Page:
Manipulatives in Education: Definition, Examples & Classroom Applications

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  • 0:05 What Are Manipulatives?
  • 1:01 Applications in Math
  • 2:09 Applications in Poetry
  • 2:43 Applications in Geography
  • 3:48 Applications in Language
  • 4:33 Lesson Summary
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Lesson Transcript
Mary Firestone
Expert Contributor
Grace Pisano

Grace has a bachelor's degree in history and a master's degree in teaching. She previously taught high school in several states around the country.

Find out what manipulatives are and how they're used in an educational setting. Learn how to apply manipulatives to lessons in your classroom. Read the lesson, then take a quiz to test your new knowledge.

What Are Manipulatives?

Manipulatives, in the context of education, are physical tools of teaching, engaging students visually and physically with objects such as coins, blocks, puzzles, markers, etc. The use of manipulatives is constructivist because students are actively engaged in discovery during the learning process. A teacher provides the materials along with a basic direction, but students should be allowed to explore the materials and ask questions before and during the lesson.

According to education professor Dr. Jean Shaw, manipulatives are effective for the following reasons: they are multisensory, they represent ideas in more than one way, they promote communication among students, and they increase confidence, leading to lessened confusion and deepened understanding.

According to a review of studies by the National Center for Accessing the General Curriculum, certain groups of students, including learning-disabled students and students with limited English skills, benefit from using manipulatives.

Applications in Math

Math lessons are a common classroom application of manipulatives because they easily allow students to physically apply the concepts of addition, subtraction, division, and multiplication. For example, students could 'play store' with 'money' that they create in a separate class project. Allow them to decide on what type of store it will be and let them bring things of their own to 'sell,' or allow them to create the products, which remain in the classroom when the lesson isn't in progress.

Elementary students could first have a math lesson that focuses on how to make change. They would be taught the values of coins; pennies are one cent, nickels are five cents, dimes are ten cents, and so on. They could then practice skills of addition and subtraction by making change while shopping and paying for items in the class 'store.' Students purchasing items would compare prices to the amount of money they have to spend, and store keepers could practice giving them back their correct change.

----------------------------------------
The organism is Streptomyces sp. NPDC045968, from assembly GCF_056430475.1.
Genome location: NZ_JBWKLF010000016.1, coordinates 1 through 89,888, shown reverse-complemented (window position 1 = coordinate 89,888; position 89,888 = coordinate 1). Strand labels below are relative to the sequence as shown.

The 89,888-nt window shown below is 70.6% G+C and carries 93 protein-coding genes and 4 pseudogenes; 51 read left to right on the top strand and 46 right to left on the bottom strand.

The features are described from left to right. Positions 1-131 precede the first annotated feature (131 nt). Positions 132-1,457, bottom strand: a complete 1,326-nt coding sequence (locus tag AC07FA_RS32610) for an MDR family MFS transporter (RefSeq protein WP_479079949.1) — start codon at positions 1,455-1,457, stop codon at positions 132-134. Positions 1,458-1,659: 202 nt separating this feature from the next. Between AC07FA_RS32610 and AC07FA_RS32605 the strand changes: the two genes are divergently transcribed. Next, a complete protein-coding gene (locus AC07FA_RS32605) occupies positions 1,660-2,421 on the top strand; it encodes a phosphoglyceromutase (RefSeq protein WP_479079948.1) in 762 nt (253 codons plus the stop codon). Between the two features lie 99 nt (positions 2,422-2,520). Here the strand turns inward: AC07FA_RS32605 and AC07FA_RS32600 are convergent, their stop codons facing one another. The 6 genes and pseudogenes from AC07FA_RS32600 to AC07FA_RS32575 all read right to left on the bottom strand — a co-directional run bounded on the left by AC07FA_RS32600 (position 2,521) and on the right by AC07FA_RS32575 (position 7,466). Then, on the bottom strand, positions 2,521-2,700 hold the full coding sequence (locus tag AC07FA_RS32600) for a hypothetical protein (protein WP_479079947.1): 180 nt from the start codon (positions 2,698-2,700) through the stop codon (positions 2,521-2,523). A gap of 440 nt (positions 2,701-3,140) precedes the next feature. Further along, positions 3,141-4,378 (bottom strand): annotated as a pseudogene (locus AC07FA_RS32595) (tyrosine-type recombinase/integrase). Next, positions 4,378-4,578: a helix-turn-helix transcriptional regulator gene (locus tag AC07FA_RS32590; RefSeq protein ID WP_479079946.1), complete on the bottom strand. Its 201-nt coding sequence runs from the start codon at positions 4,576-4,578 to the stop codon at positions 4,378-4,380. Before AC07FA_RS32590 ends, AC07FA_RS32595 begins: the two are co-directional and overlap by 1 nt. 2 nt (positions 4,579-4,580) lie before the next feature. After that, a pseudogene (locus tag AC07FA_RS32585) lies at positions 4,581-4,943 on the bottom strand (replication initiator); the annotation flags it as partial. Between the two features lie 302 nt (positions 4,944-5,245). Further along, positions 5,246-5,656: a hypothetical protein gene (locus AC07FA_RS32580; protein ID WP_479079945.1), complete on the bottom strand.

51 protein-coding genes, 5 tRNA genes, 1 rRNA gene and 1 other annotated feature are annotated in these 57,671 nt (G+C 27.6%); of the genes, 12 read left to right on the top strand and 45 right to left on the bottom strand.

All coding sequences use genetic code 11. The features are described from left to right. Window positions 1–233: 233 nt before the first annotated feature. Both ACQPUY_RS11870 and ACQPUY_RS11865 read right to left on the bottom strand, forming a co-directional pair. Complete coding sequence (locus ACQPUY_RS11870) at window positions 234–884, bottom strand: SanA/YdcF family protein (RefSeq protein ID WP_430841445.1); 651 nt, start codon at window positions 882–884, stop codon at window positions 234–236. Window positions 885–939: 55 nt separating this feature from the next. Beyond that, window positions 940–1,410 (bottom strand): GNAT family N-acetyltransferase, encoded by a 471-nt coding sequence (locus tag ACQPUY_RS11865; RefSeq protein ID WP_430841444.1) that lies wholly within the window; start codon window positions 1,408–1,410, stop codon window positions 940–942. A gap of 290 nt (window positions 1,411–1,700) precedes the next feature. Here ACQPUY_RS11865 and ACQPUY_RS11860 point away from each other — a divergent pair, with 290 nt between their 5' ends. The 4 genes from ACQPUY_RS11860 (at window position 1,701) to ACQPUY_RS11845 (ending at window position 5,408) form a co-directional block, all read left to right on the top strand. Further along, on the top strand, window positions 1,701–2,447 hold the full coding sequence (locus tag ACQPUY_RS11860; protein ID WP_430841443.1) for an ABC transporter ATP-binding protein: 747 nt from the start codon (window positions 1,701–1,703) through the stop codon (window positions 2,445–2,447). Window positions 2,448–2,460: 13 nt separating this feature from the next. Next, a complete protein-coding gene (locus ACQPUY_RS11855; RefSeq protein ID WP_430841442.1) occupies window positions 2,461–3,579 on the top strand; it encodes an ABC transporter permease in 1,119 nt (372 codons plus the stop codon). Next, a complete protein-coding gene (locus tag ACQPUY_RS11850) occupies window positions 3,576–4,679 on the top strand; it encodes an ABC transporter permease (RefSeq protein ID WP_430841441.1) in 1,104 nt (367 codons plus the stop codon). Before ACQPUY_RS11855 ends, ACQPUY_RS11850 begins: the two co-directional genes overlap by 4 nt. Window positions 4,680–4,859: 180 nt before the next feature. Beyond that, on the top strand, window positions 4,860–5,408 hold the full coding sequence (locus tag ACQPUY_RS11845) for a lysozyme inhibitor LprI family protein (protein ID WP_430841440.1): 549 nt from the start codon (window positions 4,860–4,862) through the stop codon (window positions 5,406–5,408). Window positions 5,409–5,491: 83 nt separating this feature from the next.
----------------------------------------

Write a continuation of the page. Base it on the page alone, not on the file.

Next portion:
Additional manipulatives for math instruction could be:

  • Tangrams
  • Interlocking cubes
  • Pattern blocks
  • Fraction bars
  • Probability spinners
  • Protractors

Applications in Poetry

Teaching poetry can be more interesting for younger students if they're given a chance to physically choose rhyming words, for example, with magnetic poetry. Post magnetic words on a blank magnetic surface in the classroom for random moments of poetic inspiration or use magnetic poetry as part of an assignment.

Additional manipulatives for poetry instruction could be:

  • Allowing students to cut words out of magazines and arrange them in a poetic form
  • Ask students to create artwork that matches the content or mood of a poem they've written or one that's been studied in class

Applications in Geography

Geography lessons lend themselves easily to manipulatives since you're teaching students about something concrete. Use magnetic puzzles for identifying states or create a project using Google Earth, complete with mapping vocabulary terms. Students can print out the maps and mark the location of key points in their neighborhood, such as the school or fire station.

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Additional Activities

Incorporating Manipulatives in the Classroom

After pre-service teachers learn about the importance of using manipulatives in the classroom, they will be eager to think about ways to use them in their future class. In this extension, students will reflect on a lesson they have been a part of that used manipulatives and brainstorm ways to use manipulatives in the future.

Part I: Reflection

First, ask students to write a short reflection about a memorable lesson growing up that used manipulatives. They should think about how they were used in the lesson and the impact it had on what they learned. Although this is designed to be a reflection, if your students learn best through discussion, feel free to turn this question into a discussion.

Part II: Application

Students will broadly brainstorm a way that they can use manipulatives in a future lesson they will teach. This might look different for each student in your class, depending on what age or subject they plan to teach. Regardless, have students pick a topic that is taught in their curriculum. For example, a future history teacher could pick the Civil War and an elementary teacher can pick multiplication.

Students should record the lesson topic they are thinking of and then list out about five ways they could use manipulatives. After students are done, allow them to link up with their peers to share ways they plan to use manipulatives.

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